Judge sides with Viridor as incinerator case goes to appeal

yes we khan franklin fontThe fight to stop Croydon and three other London councils from building an industrial-scale waste incinerator at Beddington Lane will now go to the Court of Appeal.

High Court judge Mrs Justice Patterson has refused an application to reconsider her own decision against Shasha Khan and the Stop the Incinerator Campaign’s Judicial Review.

You can see the document handed down by the judge by clicking here.

In a recent survey, 83 per cent of respondents said that they want Croydon’s Labour-run council to pull out of the incinerator deal.

But this week, somewhat damningly, the High Court judge dismissed the campaigners’ legal application, saying it “had no realistic prospect of success”.

Khan and other involved in the campaign felt that throughout the hearing they had been financially out-gunned by the expensive QCs hired with the generous legal budgets of Sutton Council, who were using public money to defend their decision to grant planning permission, and contractors Viridor, who will benefit from a £1 billion contract from the four south London councils to build and then operate the incinerator on Metropolitan Open Land.

“It was as if they were buying their legal services at Fortnam and Masons,” one campaigner said of the unequal struggle, “while we were shopping at Lidl.”

Khan and the campaign has a target of £15,000 for the appeal court hearing. “We’d like to do our shopping at least at Waitrose this time,” they said.

Khan described the judge’s decision to confirm her own previous judgement as “normal”.

“The High Court judge has refused permission and effectively left the issue to the Court of Appeal to decide,” Khan said. “We are undeterred and have the support of our legal team to file our request for permission to appeal in the Court of Appeal. The only obstacle is finance and we are encouraged by the massive local support for our fundraising campaign.”

The campaign continues to raise money online here .

Croydon Labour leader Tony Newman: has gone very quiet on the incinerator

Croydon Labour leader Tony Newman: has gone very quiet on the incinerator

The campaign’s legal team has until December 9 to file its legal request for permission to appeal.

In a poll of Inside Croydon readers, 83 per cent of respondents said that they want Croydon to pull out of the South London Waste Partnership and to oppose the building of the Viridor incinerator.

Croydon Labour, which spent five years campaigning against the incinerator being built on the borough boundaries, have been silent on this issue since being elected in May to do something about it. In the Labour local election manifesto, they claimed the “ambition” to make Croydon the cleanest, and greenest, borough in London.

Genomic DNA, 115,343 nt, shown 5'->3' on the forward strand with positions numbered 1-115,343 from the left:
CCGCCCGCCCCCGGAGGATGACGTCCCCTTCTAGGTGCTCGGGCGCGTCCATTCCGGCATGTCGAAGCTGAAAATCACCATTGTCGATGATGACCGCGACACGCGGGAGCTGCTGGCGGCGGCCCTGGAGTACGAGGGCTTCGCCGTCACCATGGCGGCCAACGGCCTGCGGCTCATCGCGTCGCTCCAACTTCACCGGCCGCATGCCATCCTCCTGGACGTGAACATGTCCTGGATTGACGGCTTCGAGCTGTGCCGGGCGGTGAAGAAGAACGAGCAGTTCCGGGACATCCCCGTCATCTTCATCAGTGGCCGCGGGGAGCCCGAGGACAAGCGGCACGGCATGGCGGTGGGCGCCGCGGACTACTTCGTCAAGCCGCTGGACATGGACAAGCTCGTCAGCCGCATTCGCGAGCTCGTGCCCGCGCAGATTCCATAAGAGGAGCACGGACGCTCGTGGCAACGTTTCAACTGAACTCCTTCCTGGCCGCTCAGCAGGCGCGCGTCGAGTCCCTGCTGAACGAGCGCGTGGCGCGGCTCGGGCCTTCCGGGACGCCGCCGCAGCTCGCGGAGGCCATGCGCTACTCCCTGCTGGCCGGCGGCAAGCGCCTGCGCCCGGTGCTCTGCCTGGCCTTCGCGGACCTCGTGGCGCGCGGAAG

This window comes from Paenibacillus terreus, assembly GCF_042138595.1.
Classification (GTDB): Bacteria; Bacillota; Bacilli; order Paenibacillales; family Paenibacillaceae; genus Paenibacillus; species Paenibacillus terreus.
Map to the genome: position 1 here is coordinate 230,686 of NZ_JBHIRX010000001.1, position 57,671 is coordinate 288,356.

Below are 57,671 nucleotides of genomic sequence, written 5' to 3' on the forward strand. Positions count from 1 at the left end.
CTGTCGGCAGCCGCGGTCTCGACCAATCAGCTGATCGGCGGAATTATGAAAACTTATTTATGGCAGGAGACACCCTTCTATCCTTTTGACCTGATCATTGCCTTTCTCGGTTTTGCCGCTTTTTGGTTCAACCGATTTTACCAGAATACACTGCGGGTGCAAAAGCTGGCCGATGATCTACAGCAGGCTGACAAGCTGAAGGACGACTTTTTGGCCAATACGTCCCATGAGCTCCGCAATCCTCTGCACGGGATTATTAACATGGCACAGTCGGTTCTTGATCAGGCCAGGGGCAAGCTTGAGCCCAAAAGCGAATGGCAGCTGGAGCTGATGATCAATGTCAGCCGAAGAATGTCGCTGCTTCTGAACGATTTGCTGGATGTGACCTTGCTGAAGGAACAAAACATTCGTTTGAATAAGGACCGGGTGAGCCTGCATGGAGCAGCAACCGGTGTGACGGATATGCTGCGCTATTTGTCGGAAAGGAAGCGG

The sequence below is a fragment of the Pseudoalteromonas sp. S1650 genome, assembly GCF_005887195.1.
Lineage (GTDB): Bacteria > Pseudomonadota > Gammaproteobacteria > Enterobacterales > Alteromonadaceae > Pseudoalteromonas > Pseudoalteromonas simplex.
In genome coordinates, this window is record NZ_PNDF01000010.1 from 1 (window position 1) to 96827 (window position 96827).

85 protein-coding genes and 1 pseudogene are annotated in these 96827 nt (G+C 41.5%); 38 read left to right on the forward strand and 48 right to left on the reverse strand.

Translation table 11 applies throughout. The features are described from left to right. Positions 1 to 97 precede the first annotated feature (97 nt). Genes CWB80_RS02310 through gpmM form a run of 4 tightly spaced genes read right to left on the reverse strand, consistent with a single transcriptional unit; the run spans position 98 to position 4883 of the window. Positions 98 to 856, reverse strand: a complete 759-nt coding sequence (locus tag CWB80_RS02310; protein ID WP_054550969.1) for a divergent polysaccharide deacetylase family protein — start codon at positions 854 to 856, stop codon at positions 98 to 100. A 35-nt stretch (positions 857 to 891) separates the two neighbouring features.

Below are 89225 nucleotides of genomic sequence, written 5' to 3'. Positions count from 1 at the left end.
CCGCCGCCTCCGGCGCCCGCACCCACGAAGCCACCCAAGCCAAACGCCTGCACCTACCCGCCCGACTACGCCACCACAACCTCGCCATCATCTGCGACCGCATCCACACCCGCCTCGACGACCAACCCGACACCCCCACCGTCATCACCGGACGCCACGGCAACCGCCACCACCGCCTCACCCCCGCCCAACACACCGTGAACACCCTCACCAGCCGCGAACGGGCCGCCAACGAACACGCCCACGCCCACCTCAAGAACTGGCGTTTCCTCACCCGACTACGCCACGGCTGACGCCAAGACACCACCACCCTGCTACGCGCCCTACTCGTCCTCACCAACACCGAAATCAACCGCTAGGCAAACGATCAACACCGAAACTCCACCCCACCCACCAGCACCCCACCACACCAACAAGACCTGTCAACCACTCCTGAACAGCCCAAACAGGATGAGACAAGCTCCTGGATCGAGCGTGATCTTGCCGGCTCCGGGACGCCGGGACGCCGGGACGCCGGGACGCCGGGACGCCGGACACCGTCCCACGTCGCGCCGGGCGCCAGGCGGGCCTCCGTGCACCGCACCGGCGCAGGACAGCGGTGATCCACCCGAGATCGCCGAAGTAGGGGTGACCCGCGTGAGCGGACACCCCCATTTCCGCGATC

Coming to Croydon


  • Inside Croydon: Croydon’s only independent news source, based in the heart of the borough: 407,847 page views (Jan-Jun 2014) If you have a news story about life in or around Croydon, a residents’ or business association or local event, please email us with full details at inside.croydon@btinternet.com

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About insidecroydon

News, views and analysis about the people of Croydon, their lives and political times in the diverse and most-populated borough in London. Based in Croydon and edited by Steven Downes. To contact us, please email inside.croydon@btinternet.com
This entry was posted in Business, Community associations, Croydon Greens, Environment, Shasha Khan, Tony Newman, Waste incinerator, Wildlife and tagged , , , , , , , , , , . Bookmark the permalink.

1 Response to Judge sides with Viridor as incinerator case goes to appeal

  1. This morning I sat with a resident who said that it is important to just focus on the really important battles – this is one of those battles. It is just wrong to build such an incinerator near such high density population; it is wrong to take away land that was ear-marked for a Country park. The incinerator is being dumped here on the edge of Sutton and West Croydon because politicians thought it would cause the least political fall out, but no-one wants the incinerator in their backyard. If it was so wonderful it would be in the centre of one of the more prosperous areas of South London, but it is not; it is being dumped on one of the poorest South London communities, with one of the lowest life expectancies.

    And our politicians are silent.

    Is it any wonder that there is a loss of faith in the political process.

    Like

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